The rising pressure to lift the lockdown is real, but will there be any winners
Karachi: The Sindh Tajir Ittehad announced on April 14 that they will reopen their businesses from April 15. The decision was announced by the Chairmain of STI, Jamil Paracha during an interview on a popular talk show.
Speaking to the host, Paracha said 28 days had passed since the markets were closed. Millions of employees have barely been paid a month’s salary and traders are now forced to borrow money from each other, he mentioned.
He further stated that if the government restricts them from resuming business, they will protest outside the Chief Minister house. On the other hand, on April 13 the business community in Punjab also demanded to open markets from 8:00 am to 4:00 pm.
In the wake of these demands, both the federal and Sindh government announced that some businesses will be allowed to resume as far as they adhere to the government set SOPs. The lockdown was also announced to be extended for an additional two weeks.
However, the Sindh government’s spokesperson reported on April 15 that no shops will be allowed to reopen and the province will follow the same measures that were imposed earlier.
But is a relaxation in the government-imposed lockdown going to benefit the traders’ community?
While some essential businesses will be allowed to reopen, many will remain shut. These include but are not limited to stationery and book dealers or dry-cleaning services.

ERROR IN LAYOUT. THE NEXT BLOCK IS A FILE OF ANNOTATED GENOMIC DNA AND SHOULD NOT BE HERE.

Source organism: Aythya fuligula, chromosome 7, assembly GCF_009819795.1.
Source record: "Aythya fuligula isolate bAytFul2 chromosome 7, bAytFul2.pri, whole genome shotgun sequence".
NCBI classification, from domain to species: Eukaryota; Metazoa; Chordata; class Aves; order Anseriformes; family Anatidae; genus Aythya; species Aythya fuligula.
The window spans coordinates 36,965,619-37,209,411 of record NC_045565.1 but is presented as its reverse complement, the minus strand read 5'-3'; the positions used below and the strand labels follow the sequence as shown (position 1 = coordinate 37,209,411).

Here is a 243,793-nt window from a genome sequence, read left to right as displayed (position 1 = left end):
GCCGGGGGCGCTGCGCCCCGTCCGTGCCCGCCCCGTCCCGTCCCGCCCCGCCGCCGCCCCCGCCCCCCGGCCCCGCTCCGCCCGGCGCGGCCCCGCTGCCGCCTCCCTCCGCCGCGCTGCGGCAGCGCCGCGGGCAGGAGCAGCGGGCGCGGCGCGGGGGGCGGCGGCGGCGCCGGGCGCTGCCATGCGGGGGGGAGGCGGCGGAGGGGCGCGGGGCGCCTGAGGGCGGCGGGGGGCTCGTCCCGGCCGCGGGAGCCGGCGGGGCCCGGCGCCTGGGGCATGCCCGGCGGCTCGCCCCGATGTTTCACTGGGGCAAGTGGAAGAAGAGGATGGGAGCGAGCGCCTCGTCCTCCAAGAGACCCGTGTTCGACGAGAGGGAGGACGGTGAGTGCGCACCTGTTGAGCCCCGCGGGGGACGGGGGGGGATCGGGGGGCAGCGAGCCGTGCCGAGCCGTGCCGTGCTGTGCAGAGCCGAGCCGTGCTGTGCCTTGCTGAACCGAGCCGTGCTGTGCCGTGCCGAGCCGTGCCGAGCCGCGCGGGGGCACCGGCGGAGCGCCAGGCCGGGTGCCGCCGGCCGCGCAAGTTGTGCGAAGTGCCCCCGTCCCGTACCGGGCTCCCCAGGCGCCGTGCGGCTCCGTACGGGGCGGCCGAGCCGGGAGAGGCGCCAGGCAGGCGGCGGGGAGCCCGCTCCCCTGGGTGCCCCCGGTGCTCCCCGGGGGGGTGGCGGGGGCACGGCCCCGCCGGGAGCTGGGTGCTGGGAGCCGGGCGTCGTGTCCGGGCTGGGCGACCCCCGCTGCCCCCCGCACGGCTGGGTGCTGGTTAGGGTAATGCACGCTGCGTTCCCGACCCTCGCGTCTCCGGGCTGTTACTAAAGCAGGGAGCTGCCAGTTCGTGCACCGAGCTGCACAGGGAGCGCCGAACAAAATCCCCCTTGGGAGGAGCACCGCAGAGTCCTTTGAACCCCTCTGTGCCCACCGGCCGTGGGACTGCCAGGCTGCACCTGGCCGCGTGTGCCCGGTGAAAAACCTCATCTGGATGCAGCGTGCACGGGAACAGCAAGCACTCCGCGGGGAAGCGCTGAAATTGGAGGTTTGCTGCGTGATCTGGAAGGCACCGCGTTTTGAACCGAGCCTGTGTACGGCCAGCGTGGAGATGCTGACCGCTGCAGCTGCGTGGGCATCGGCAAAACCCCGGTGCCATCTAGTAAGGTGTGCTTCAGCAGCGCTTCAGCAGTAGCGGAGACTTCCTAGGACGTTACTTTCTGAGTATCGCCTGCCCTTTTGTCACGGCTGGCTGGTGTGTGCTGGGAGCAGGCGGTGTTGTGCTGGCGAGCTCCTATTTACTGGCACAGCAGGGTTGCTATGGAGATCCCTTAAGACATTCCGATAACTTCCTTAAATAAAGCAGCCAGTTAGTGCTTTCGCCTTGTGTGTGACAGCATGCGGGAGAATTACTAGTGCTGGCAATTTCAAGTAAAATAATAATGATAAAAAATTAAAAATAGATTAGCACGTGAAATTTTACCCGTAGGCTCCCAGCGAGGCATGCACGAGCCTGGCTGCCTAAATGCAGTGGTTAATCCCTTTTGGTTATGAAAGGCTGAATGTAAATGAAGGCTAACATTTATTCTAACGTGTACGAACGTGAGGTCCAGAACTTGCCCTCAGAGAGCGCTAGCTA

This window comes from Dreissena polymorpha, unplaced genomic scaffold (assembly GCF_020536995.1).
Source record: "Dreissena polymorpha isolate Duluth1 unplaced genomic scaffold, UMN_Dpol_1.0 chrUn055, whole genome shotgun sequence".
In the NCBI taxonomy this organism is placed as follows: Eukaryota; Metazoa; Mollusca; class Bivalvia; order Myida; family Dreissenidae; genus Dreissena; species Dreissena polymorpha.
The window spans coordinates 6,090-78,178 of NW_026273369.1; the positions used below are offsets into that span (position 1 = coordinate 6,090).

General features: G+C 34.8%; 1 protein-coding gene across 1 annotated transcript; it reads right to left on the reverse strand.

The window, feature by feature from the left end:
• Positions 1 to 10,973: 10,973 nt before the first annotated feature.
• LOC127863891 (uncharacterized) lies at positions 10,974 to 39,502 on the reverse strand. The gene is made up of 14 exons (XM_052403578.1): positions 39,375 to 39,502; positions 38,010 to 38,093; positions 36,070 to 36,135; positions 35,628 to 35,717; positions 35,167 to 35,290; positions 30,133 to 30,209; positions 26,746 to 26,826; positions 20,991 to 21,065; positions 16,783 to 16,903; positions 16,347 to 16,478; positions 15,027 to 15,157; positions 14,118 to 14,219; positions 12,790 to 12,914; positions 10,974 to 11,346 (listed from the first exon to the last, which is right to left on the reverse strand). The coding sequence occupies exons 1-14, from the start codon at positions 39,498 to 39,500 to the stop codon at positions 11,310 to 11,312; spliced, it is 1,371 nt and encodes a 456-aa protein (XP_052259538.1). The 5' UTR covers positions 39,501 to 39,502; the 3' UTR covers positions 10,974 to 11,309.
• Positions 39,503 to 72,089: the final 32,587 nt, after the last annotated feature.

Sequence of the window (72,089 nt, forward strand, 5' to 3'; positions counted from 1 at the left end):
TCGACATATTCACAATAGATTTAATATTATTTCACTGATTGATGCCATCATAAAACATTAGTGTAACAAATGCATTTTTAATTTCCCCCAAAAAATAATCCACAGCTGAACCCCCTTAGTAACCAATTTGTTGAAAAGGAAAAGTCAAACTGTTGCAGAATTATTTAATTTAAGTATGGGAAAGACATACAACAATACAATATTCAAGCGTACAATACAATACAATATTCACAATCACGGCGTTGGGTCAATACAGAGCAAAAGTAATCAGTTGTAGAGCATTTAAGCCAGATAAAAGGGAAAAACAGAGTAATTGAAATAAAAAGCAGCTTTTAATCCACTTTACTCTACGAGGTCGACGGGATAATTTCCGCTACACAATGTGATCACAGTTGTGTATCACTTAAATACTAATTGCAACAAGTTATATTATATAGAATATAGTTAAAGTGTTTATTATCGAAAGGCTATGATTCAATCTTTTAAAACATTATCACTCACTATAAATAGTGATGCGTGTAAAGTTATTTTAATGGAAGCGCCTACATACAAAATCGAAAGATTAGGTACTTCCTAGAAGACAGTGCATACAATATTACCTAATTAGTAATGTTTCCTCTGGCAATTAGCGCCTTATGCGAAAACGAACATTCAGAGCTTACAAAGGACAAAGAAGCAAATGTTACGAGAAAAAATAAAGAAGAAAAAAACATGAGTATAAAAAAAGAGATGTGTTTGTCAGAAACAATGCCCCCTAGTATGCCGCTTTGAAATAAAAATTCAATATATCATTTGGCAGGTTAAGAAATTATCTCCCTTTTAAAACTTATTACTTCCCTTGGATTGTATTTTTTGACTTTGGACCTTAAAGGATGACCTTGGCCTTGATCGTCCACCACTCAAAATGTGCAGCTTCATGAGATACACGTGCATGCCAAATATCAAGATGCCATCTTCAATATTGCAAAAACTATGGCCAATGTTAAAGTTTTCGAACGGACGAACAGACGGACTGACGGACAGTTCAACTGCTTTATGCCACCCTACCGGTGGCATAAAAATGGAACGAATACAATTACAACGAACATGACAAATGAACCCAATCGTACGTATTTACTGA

With the closure of academic institutions till the end of May and a mounting financial strain on many households even the above mentioned products are a luxury. Families are likely to spend on immediate needs such as food than pursue dry-cleaning services.
Moreover, reopening of any business at a time when there is a potential lack of purchasing power will only add to the cost of running the business such as utility bills and other miscellaneous expenses. It is therefore unlikely that the traders’ community is going to benefit at large with the ease in lockdown effective from today.
The Real Cost of Relaxing Lockdown Measures
By allowing some businesses to function during government set hours could potentially risk an increase in the number of positive cases of the virus. Social distancing is yet to be completely practiced in most localities in the country and reopening of businesses or small shops will attract more people to work in close proximity.
According to the latest reports, there have been 6,383 confirmed cases of coronavirus in Pakistan. These numbers have been said to be understated due to reasons that include asymptomatic patients, limited number of test kits and patients who end up going to small clinics in their communities for check-ups.
These clinics either refuse to take the patients or are not equipped to treat a COVID-19 patient.
Sindh Chief Minister Murad Ali Shah recently reported that over 100 bodies brought to Civil Hospital Karachi had lung damage similar to that of a COVID-19 patient, according to the doctors who examined them.
In such a scenario an ease in lockdown measures can adversely affect the economy and put a strain on our health system if the number of cases go up.
While the spokesperson of the Sindh government has announced that the province will practice the same measures of a lockdown as before, will the federal follow suit?